Is it Easier to Get a Short Sale Closed

by MAR Staff | Feb 25, 2013
By Linda Kody, Loss Mitigation Certification Instructor
 
We are working through a challenging cycle of real estate. The housing statistics are improving, but we aren’t quite finished with short sales and foreclosures yet. Foreclosure inventory is low, but default notices are increasing. Our clients and customers still need our help.
 
In 2006, 90% of REALTORS® and the public didn’t know what a short sale was. Bankers had limited experience and no procedures in place to deal with short sales, and I think we all agree they were a painful experience.
 
Today, there are guidelines and systems in place, and I am confident most people know what a short sale is. They may be misinformed about what it all means, unsure of the true options and ramifications of selling short, but they know it exists! Myth versus Reality is the subject of another article.
 
Governmental Changes
 
The most notable changes that have had a significant impact have been governmental. Initiatives were established, such as HOPE for Homeowners, which oversees the Home Affordable Modification Program (HAMP), Home Affordable Refinance Program (HARP), and Home Affordable Foreclosures Program (HAFA). The Federal Debt Relief Act was just extended for one more year and helps with taxes for homeowners involved in short sales and foreclosures.
 
Additionally, the Principal Reduction Act is being introduced in limited capacity. Pre-approved short sales are gaining popularity and acceptance. The EQUATOR platform was created and is used by many banks to handle both short sales and foreclosures. New initiatives and programs are being tested regularly and change is the single constant in this area of real estate.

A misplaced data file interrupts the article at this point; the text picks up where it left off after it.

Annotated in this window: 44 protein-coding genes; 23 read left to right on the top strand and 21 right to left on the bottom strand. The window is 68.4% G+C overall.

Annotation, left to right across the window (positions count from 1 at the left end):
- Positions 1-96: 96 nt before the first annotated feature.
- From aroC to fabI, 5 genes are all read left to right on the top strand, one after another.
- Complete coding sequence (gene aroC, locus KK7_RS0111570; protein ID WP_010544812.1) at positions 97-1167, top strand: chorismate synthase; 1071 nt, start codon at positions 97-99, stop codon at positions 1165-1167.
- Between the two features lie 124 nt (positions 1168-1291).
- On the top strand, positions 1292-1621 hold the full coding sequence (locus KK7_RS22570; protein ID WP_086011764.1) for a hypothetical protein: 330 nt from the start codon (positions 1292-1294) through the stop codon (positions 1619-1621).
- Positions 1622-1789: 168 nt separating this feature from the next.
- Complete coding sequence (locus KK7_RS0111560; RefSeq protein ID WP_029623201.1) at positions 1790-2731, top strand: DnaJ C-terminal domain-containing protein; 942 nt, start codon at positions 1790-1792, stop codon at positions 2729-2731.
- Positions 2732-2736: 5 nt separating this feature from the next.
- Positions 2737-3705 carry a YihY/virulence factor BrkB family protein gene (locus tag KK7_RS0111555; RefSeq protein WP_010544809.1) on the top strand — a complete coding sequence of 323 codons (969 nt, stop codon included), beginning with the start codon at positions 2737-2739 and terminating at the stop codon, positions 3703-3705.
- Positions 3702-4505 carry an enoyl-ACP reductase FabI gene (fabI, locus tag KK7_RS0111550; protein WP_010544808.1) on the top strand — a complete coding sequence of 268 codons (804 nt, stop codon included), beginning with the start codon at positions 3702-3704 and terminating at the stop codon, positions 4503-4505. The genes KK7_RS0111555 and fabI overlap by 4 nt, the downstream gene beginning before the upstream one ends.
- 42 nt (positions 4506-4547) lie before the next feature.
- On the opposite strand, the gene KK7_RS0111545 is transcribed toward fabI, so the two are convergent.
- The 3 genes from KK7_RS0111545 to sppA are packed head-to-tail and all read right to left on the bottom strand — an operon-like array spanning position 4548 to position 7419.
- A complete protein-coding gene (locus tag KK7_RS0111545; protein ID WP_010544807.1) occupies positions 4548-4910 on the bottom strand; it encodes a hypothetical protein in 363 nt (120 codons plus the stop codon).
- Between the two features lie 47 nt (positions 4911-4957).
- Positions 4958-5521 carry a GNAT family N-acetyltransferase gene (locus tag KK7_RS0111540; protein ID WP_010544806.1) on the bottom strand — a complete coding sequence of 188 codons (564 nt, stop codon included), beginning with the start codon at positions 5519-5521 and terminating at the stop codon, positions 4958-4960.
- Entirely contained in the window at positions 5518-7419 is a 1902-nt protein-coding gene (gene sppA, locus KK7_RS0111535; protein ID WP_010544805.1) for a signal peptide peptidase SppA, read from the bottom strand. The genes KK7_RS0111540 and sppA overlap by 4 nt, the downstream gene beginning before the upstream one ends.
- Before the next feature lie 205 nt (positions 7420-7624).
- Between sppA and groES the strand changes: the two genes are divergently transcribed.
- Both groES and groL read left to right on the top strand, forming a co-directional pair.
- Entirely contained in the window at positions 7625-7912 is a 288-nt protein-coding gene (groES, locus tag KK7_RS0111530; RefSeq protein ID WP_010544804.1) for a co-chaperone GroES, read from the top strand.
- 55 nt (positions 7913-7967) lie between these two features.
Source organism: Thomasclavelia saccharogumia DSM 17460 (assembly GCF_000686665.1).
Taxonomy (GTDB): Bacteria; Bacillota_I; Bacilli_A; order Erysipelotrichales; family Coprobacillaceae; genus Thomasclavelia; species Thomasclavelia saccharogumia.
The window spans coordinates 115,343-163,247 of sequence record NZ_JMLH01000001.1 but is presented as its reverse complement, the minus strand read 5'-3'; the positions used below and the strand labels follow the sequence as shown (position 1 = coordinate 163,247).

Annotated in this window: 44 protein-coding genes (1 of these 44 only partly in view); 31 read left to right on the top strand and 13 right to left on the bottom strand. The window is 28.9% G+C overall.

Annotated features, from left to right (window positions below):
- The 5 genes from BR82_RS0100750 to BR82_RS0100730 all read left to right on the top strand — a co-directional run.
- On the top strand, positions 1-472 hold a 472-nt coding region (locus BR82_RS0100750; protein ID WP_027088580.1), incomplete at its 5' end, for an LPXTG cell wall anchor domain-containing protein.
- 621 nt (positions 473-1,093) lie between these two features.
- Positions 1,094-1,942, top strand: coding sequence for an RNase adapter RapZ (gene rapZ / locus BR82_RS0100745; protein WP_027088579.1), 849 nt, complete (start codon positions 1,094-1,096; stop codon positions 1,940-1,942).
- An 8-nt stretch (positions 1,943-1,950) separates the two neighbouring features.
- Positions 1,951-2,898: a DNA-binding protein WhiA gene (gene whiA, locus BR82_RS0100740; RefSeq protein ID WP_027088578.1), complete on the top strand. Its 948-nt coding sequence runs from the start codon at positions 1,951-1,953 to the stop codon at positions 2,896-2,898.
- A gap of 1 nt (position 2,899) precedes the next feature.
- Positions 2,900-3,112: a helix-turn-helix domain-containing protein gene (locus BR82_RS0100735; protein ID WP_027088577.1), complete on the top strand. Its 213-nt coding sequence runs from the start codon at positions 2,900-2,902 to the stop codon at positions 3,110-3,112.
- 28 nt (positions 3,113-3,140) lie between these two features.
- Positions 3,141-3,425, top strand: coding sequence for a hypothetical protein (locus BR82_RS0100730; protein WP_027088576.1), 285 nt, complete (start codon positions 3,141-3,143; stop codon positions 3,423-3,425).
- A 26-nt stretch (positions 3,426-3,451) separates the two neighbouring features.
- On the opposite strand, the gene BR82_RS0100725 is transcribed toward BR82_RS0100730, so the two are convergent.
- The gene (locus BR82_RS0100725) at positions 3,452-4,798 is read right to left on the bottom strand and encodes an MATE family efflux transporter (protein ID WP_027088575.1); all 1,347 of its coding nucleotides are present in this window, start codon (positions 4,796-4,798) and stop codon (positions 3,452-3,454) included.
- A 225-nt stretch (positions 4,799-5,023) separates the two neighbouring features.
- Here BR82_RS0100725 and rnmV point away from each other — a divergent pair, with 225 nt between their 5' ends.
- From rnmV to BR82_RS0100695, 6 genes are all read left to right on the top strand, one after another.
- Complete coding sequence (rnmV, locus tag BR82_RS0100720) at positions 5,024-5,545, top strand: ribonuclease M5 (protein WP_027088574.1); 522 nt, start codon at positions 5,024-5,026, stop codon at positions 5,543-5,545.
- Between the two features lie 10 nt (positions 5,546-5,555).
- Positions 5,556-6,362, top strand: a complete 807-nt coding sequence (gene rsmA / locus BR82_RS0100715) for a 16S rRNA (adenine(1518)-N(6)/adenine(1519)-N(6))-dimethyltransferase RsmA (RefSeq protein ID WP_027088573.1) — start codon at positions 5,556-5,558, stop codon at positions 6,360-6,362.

Expectations
 
The million dollar question: is it easier to get a short sale closed? It depends. Every situation is unique. I have some that have closed in 60 days, and some I am still trying to close after nine months, and a few in between.
 
From a real estate professional’s point of view, many things have not changed and our process is the same. We need to do our homework and be sure the Sellers are committed to the process. Two hours spent in the beginning could save months of working only to end up without a closing.
 
Referring our Sellers to experts and non- profits for advice is a powerful tool in successfully completing short sales. Our Buyers need direction as well. Setting realistic expectations and knowing where to get information are valuable resources we bring to the process.
 
Resources
 
For up to the minute information, check out hud.gov, makinghomeaffordable.gov, and knowyouroptions.com. Also, Bank of America has wonderful resources online at bankamerica.com, as does Wells Fargo at wellsfargo.com. Most other lenders have information on their websites as well.